CJEU, C-579/15 Poplawski
June 2017 – Netherlands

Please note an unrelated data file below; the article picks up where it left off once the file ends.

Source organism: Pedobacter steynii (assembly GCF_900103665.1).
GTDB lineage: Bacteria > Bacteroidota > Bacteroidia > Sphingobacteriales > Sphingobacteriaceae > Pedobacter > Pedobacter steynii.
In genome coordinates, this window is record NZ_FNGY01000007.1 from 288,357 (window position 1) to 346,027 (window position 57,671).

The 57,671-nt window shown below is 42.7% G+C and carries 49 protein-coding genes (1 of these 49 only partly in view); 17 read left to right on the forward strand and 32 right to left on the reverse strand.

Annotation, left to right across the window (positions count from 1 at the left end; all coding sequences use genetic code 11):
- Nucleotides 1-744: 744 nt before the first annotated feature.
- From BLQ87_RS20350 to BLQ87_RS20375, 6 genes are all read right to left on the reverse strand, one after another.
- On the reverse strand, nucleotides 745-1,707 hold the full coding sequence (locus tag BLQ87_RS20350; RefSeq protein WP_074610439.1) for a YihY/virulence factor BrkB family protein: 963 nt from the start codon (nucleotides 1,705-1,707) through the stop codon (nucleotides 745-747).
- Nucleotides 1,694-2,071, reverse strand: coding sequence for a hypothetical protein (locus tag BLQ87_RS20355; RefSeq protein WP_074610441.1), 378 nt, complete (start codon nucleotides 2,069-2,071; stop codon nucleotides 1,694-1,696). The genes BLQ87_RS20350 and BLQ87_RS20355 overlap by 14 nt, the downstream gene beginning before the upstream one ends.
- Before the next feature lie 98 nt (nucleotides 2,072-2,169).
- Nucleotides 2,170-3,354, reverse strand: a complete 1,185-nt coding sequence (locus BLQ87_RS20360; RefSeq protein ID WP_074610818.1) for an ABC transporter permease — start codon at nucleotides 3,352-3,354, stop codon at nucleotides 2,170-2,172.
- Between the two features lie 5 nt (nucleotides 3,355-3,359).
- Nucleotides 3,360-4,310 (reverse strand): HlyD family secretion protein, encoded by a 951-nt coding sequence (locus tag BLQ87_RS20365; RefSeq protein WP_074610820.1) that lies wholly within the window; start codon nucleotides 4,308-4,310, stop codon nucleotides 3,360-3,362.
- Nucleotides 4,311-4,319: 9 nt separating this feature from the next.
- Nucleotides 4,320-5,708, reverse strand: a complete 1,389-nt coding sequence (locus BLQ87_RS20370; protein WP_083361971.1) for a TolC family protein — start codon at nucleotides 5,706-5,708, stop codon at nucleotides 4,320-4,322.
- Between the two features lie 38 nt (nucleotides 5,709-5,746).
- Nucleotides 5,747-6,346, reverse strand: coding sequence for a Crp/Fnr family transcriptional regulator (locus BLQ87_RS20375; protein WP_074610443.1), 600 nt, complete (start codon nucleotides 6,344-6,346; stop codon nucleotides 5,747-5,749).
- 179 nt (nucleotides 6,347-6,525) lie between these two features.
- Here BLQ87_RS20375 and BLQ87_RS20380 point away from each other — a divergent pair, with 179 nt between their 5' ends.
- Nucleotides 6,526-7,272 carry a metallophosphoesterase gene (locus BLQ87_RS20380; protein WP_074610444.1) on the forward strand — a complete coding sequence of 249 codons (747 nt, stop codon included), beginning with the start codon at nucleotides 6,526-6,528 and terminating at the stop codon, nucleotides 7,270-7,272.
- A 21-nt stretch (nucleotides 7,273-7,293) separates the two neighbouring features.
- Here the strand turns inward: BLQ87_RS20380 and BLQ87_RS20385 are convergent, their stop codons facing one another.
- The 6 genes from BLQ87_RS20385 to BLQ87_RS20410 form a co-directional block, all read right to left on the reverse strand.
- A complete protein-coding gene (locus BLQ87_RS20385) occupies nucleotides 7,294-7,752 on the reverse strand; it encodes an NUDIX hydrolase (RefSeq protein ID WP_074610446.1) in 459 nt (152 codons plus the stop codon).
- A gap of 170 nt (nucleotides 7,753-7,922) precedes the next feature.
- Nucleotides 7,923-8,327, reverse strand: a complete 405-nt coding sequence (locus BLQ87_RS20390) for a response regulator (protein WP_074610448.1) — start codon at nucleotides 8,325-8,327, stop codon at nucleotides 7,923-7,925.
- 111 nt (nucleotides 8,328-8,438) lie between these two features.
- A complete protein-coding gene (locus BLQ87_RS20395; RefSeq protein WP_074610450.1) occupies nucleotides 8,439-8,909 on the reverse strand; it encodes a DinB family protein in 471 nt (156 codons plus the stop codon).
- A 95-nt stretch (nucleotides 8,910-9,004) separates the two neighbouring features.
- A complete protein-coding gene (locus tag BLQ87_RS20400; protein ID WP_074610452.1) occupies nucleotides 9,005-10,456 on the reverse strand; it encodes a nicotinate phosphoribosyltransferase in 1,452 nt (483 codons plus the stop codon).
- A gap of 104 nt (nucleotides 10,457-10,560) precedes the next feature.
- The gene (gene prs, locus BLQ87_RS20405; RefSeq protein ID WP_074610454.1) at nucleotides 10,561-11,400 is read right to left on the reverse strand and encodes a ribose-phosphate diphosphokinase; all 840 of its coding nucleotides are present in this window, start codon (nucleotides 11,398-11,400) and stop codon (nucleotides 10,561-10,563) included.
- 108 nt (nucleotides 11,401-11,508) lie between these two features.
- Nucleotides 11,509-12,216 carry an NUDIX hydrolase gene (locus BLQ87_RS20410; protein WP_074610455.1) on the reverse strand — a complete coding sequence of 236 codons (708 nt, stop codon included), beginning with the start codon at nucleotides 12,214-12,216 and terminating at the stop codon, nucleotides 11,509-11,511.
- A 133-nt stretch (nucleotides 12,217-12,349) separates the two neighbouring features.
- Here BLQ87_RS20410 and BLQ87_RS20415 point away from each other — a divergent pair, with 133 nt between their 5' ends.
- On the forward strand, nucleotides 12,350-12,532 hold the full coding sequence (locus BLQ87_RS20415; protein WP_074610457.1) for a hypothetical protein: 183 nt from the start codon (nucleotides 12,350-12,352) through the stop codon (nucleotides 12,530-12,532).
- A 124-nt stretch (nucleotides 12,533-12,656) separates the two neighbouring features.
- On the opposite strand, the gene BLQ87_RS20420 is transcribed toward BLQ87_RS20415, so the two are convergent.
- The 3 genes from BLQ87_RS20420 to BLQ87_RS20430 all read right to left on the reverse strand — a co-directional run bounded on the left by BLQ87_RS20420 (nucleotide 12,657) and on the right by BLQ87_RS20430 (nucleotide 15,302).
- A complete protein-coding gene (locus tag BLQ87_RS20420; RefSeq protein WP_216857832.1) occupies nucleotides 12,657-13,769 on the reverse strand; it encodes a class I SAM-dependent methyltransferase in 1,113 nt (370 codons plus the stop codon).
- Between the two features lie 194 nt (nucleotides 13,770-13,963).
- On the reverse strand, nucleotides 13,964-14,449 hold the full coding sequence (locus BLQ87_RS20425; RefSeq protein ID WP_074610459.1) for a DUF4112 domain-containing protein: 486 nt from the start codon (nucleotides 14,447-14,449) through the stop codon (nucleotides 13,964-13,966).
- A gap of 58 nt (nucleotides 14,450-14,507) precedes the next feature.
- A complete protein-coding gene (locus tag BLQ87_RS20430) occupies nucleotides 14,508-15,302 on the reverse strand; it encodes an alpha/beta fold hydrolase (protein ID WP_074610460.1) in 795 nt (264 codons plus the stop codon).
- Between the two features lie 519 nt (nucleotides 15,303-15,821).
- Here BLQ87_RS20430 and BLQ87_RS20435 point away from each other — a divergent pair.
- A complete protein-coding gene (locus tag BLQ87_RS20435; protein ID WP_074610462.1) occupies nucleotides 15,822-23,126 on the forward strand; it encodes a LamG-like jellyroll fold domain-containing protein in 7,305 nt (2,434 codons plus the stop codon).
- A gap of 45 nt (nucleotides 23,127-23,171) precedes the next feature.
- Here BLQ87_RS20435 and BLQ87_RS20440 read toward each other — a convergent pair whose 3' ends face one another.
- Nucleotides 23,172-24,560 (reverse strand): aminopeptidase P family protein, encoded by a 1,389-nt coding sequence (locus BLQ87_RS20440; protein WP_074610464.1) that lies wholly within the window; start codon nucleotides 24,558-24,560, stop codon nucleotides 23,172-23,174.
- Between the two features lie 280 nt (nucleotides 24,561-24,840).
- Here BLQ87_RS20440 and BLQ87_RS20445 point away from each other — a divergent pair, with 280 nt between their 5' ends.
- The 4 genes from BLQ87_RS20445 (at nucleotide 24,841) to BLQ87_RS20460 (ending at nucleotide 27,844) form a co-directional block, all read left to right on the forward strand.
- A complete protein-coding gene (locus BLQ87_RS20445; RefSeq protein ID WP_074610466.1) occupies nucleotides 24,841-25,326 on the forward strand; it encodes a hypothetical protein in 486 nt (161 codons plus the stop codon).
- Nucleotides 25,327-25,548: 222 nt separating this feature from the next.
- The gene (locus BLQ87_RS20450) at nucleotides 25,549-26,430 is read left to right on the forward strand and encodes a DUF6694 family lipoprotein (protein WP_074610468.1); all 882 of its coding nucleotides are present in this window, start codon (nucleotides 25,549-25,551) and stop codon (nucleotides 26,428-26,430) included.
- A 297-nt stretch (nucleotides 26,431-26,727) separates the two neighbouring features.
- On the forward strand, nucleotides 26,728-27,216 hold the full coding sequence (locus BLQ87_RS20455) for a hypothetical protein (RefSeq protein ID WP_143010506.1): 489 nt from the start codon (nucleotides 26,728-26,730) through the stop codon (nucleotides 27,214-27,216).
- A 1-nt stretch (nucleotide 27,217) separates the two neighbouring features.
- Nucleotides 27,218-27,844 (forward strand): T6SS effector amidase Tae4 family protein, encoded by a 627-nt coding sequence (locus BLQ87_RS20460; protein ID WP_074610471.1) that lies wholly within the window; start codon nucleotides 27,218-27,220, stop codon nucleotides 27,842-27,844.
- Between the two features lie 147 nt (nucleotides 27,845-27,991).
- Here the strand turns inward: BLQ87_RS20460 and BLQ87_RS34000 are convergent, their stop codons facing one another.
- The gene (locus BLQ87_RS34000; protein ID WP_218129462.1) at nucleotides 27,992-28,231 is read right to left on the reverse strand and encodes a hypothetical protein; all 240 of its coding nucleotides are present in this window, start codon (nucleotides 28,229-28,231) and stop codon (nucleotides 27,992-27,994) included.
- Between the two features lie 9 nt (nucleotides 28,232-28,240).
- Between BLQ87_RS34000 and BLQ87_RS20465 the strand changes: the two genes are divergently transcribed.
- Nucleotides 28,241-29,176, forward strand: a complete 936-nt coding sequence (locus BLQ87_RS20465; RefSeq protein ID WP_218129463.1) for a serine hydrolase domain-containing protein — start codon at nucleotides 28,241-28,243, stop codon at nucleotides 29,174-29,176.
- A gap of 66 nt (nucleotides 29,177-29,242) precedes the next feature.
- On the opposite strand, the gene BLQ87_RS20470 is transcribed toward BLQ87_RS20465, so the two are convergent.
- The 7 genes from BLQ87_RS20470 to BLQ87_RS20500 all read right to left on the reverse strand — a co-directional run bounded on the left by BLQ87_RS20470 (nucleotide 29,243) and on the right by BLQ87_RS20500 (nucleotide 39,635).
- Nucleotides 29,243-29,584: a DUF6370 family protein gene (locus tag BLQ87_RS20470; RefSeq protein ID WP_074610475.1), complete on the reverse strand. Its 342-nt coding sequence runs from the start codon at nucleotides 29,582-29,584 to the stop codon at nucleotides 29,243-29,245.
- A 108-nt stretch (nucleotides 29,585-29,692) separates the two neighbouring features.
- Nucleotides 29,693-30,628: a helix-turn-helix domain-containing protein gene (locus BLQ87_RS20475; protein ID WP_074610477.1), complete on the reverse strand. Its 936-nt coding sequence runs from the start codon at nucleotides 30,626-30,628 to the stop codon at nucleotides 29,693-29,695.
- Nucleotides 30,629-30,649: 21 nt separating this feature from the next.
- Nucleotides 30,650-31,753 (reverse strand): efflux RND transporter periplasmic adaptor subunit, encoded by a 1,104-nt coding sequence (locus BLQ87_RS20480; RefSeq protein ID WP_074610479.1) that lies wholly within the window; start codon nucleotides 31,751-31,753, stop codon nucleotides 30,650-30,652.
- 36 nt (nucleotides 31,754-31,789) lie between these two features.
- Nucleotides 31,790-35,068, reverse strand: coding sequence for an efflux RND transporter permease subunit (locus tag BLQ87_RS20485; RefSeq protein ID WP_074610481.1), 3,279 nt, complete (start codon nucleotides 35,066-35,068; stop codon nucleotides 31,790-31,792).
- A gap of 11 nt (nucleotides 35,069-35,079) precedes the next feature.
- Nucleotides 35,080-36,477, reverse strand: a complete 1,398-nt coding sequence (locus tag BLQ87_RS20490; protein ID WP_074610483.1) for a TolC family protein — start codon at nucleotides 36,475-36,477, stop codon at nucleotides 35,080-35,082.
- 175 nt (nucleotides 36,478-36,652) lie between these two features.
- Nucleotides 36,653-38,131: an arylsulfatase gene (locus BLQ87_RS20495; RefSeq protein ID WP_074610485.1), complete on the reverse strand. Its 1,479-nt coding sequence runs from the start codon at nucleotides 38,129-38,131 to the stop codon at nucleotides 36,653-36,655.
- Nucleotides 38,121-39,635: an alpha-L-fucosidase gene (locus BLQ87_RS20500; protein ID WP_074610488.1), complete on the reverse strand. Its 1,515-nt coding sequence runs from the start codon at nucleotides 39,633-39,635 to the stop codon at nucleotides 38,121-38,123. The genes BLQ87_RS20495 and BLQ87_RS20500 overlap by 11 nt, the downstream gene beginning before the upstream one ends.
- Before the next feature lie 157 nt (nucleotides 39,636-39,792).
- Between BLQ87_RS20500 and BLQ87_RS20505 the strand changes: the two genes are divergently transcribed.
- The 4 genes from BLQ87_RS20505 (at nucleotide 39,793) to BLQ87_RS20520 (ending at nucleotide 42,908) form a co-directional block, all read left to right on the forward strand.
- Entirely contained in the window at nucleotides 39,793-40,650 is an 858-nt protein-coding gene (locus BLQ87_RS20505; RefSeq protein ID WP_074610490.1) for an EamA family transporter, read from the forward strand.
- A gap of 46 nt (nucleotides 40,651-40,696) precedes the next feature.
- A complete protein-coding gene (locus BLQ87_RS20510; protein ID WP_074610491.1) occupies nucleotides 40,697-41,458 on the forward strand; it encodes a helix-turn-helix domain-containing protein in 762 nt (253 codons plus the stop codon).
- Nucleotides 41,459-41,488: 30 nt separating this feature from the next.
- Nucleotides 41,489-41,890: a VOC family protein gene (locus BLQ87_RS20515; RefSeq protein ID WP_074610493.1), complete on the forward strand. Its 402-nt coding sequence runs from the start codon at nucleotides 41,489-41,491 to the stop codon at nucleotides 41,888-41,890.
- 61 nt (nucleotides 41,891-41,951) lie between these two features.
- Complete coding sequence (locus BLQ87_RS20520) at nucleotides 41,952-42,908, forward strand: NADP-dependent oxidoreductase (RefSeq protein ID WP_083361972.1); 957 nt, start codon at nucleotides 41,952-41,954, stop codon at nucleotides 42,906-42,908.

In this case the CJEU provided clarification on the provisions of Article 4(6) of the Framework decisions regarding when executing authorities may refuse to execute and EAW to serve a custodial sentence where the requested person has become a resident of the executing State. The CJEU held that a national law which obliges the executing authority to refuse the surrender of a resident, without those authorities having any margin of discretion, and without that Member State actually undertaking to execute the custodial sentence, cannot be regarded as compatible with the EAW Framework Decision (“EAW FD”). Additionally, the Court recalled the duty of national courts to interpret the national law in conformity with EU law. This implies that a national court must, where necessary, not apply, on its own authority, the interpretation adopted by its national Supreme Court, if that interpretation is incompatible with EU law. Thus, the CJEU decided that Article 4(6) does not authorise a MS to refuse to execute an EAW issued with a view to the surrender of a person who has been judged and given a custodial sentence, on the sole ground that that Member State intends to prosecute that person in relation to the same acts as those for which the judgment was pronounced. This would be incompatible with Article 50 Charter. In 2013, Poland issued an EAW against a Polish national to serve a one-year prison sentence in Poland. However, in that time, the requested person had become a resident in the Netherlands in the meaning of Article 4(6) EAW FD. Article 4(6) EAW FD has been transposed in Dutch law in Article 6 of the Dutch Surrender Law. The Dutch Court notes that, under the Dutch law, an executing judicial authority is obliged to refuse surrender for purposes of executing a sentence of a national or resident of the executing Member State. That refusal gives rise to a mere “willingness” to take over the execution of the custodial sentence.